Over the next days Gonzalo took residence in the engine compartment trying to educate himself about auto pilots and find the failure. Gonzalo’s “to do” list was not getting any shorter and he was juggling three major problems on top of adjusting sails, handling his shift at the helm, downloading weather forecasts, maintaining communication with mainland, and being a dad. He quickly fixed the freezer and came up with a solution for the main sail in the next few days. Our speed improved dramatically with the fix. Just when we started to believe that we had hit bottom and that things could only get better, the generator failed. Within hours Gonzalo had changed the impeller and fixed the external raw water pump. We still had the auto pilot down but everyone was improving at the helm to the extent that we were steering with our feet to relax our backs. My trick for not being hypnotized by the compass was to listen to music through headphones or do static gymnastics when those eyelids became just too heavy. Apart from one squally night when we were drenched to the bone tied to the helm, the weather cooperated. One week into the trip, a drastic change happened in the kids (especially Kenza). From a vegetable state, they turned into firecrackers, completely overcoming any kind of sea sickness. Rocio and Kenza bounced from one cabin to another role-playing and inventing hundreds of stories. With a new toothy grin, Tristan chased his sisters everywhere in a desperate attempt to be part of the clan. As if the rocking boat was not a challenge enough, he tested his balance by placing a box upside down on the couch and trying to stand up on it. We might need to unleash the surfer in him rather sooner than planned!
After countless hours crouched up in a tiny space attempting to fix the autopilot, on “day 10” Gonzalo finally succeeded! Needless to say how everyone was ecstatic to recover a bit of freedom during the day and relaxation during night watches. Now that we could raise our eyes from the instruments and sails, we discovered a splendid sea of stars and plunged ourselves back into reading, writing, or watching movies. After about ten days at sea (and with a working auto pilot), something absolutely astonishing happened to our bodies and minds. With our sea legs fully functional, there was no more longing for yesterday or tomorrow. We lived in the moment and that was it. The girls stopped comparing their days to those on land and did not question when we would arrive. Quite surprisingly enough, it seemed there were not enough hours between sunrise and sunset for all their activities. Mornings were mainly dedicated to school time. We created a delicious eggless recipe for “chocolate chip banana oatmeal cookies” and baked 50 cookies every other day. We learnt how to make homemade yogurt. Crafts, legos, puzzles, reading, scrapbooking, imaginary play, and movies occupied their afternoons. Occasionally the spinning of the fishing rod triggered a riot aboard Kazaio- followed by the shrieking “POISSON” of the girls, everyone dropped their doings, rushed to the scene, and awaited anxiously that Gonzalo or Tito retrieve the “beast”. Fishing techniques were a hot debate between Gonzalo, who just wanted to “pull out” the most big fish out of the sea and Tito, who exercised an art. In any case, we were all thrilled to catch a beautiful (and delicious) meter and a half sail fish that generously filled our freezer, followed by a 12 kgs yellow-fin tuna. The sight of dolphins playing around the hulls remained an all-time favorite. When the ocean was calm enough, we filled an inflatable pool with sea water for the kids to cool off. We reverted back to our cherished ritual of watching the sun come down to our favorite melodies, with “Milky Chance ” becoming the official Kazaio hymn. With the descent of the sun the three kids released their last burst of energy by transforming the cockpit into a dance floor. By the time we reached the waters of French Polynesia, spirits were up and fully open to absorb something new.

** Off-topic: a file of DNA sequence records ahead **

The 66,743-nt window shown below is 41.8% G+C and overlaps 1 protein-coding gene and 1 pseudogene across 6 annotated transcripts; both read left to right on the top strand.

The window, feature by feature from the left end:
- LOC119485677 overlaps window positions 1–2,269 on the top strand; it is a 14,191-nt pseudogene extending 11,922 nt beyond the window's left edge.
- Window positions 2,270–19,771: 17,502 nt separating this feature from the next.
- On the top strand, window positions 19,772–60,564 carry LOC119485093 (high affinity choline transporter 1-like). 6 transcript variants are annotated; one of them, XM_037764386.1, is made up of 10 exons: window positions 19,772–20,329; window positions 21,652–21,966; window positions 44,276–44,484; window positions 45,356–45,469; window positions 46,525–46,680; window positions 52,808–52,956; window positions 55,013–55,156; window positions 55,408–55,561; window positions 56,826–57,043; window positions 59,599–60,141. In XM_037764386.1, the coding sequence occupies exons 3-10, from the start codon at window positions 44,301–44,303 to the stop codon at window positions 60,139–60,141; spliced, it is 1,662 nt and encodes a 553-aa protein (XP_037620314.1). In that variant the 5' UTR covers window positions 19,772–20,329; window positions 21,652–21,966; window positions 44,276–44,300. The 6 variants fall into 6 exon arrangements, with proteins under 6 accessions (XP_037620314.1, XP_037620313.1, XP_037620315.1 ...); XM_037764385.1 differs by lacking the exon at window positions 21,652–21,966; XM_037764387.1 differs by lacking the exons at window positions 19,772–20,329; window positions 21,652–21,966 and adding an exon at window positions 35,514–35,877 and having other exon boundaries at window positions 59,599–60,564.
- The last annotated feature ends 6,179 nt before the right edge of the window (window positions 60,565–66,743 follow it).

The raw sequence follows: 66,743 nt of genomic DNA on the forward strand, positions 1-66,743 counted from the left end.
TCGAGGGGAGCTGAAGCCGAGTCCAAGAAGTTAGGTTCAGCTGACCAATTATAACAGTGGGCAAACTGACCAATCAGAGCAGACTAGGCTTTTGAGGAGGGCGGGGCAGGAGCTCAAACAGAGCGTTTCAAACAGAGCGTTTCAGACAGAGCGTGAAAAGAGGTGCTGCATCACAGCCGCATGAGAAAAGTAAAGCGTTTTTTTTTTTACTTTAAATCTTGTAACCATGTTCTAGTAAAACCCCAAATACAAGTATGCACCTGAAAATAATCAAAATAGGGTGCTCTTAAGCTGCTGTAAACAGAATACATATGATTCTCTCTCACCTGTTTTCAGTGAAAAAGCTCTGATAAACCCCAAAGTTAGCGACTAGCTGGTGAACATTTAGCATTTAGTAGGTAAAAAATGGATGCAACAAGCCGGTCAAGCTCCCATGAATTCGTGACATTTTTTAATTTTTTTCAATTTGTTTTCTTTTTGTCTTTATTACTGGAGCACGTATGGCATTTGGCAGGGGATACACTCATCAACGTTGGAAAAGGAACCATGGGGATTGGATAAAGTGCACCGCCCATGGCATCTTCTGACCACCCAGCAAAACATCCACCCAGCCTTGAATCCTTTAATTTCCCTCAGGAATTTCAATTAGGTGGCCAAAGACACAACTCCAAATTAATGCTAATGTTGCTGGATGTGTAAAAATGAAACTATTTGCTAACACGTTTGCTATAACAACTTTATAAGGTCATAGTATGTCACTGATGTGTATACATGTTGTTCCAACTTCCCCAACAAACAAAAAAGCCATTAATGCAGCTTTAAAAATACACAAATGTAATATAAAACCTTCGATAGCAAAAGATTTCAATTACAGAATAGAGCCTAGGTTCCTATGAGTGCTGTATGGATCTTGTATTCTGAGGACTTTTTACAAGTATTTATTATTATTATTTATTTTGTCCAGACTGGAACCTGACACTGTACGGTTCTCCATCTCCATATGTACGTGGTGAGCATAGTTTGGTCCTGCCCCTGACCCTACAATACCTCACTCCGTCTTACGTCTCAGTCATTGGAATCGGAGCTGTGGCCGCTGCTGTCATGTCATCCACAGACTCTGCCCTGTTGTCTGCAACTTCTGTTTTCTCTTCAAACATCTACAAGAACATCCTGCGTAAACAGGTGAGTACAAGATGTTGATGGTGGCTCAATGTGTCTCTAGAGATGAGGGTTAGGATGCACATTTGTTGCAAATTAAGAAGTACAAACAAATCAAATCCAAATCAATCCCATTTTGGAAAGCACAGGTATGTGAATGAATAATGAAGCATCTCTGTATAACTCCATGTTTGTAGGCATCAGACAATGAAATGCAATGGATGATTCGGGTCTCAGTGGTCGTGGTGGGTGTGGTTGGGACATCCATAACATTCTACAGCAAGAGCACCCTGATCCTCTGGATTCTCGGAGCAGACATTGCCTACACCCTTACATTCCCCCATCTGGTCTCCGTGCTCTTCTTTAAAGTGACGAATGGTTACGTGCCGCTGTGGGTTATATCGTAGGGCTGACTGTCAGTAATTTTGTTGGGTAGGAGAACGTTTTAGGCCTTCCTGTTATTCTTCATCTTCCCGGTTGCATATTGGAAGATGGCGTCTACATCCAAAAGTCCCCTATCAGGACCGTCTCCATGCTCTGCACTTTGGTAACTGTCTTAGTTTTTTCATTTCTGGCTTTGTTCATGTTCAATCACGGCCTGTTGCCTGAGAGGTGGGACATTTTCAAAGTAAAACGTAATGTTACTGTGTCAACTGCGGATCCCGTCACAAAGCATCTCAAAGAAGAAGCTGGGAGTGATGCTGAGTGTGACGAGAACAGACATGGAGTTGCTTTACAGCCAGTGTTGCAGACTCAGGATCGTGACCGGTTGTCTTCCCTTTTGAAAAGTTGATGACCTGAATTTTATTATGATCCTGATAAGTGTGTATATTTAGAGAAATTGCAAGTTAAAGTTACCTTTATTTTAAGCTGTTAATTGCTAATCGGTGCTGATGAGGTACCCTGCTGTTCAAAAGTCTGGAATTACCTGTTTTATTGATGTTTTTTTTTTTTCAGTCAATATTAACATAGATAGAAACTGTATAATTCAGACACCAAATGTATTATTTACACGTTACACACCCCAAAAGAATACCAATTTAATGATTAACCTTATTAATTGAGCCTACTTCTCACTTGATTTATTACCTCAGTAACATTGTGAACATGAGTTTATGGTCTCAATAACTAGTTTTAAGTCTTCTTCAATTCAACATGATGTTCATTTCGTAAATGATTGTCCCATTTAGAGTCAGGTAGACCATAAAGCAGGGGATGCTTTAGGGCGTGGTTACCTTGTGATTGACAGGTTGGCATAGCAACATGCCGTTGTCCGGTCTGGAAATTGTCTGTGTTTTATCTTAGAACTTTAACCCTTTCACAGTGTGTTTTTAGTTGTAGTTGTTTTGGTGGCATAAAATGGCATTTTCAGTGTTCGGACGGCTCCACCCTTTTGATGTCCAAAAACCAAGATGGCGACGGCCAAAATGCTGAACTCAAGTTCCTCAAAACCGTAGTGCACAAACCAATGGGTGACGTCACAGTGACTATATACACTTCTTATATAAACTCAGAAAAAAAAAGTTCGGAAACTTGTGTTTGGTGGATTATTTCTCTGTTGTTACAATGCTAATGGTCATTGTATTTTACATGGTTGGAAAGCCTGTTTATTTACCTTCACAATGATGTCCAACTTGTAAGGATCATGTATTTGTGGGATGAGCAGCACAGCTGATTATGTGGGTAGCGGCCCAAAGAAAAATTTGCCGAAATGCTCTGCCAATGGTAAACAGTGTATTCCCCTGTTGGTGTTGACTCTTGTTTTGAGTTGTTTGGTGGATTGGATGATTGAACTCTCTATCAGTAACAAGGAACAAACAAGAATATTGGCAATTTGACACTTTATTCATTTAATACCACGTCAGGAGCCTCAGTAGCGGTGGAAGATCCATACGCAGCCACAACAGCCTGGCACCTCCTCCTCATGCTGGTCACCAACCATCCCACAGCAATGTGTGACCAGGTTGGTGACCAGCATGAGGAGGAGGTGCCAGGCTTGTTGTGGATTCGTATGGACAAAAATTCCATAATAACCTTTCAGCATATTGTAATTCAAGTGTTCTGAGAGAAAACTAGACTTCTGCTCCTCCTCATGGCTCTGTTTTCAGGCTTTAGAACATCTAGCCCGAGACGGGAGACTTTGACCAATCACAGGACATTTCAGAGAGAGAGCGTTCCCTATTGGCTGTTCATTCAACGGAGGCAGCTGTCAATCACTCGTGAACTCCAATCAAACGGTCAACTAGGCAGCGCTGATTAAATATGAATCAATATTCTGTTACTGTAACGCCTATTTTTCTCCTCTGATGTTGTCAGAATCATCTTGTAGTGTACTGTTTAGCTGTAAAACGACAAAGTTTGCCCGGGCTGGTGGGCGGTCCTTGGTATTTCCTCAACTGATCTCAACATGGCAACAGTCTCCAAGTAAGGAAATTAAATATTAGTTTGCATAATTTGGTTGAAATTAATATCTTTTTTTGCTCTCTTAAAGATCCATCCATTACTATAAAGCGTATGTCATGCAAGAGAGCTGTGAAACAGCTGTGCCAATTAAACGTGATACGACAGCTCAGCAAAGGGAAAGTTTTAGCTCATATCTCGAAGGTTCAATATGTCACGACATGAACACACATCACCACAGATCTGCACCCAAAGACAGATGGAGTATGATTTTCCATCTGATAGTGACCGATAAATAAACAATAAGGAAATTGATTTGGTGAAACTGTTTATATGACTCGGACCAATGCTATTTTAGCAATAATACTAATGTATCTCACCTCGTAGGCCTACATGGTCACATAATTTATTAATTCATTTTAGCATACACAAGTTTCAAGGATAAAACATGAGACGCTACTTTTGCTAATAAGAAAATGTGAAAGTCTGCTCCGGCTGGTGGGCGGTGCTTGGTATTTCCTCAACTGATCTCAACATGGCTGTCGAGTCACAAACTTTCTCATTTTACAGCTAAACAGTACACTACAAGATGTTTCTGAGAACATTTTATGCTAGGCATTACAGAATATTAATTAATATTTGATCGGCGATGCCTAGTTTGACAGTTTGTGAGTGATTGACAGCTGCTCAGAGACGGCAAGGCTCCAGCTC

It was impossible to be prepared for what would appear before our eyes in the morning of April 21st. After an exhausting night of squalls and heavy rain, the curtain of fog lifted to present before us the most breathtaking scenery we had ever seen: the Bay of Virgins in Fatu Hiva (Marquesas). Mountain spires covered in volcanic rock and all nuances of green soared from the ocean into a valley creating an impression of never-ending depth. Behind every spire, towered another one even taller amongst the clouds. My eyes could not focus on anything for too long because there was always something even more fascinating to look at five meters away. A total optical overdose that makes us understand why Gauguin choose to paint here. At the summit of a spire where you would expect nothing, there were wild goats miraculously climbing. From the branches of every tree hanged a different exotic fruit or flower. The wind carried the perfume of wet soil, grapefruit, and ylang-ylang. To make this moment even more unforgettable, our friends aboard Zorba were here and welcomed us in this new-found paradise. We could not have dreamt of a better preface to our new story.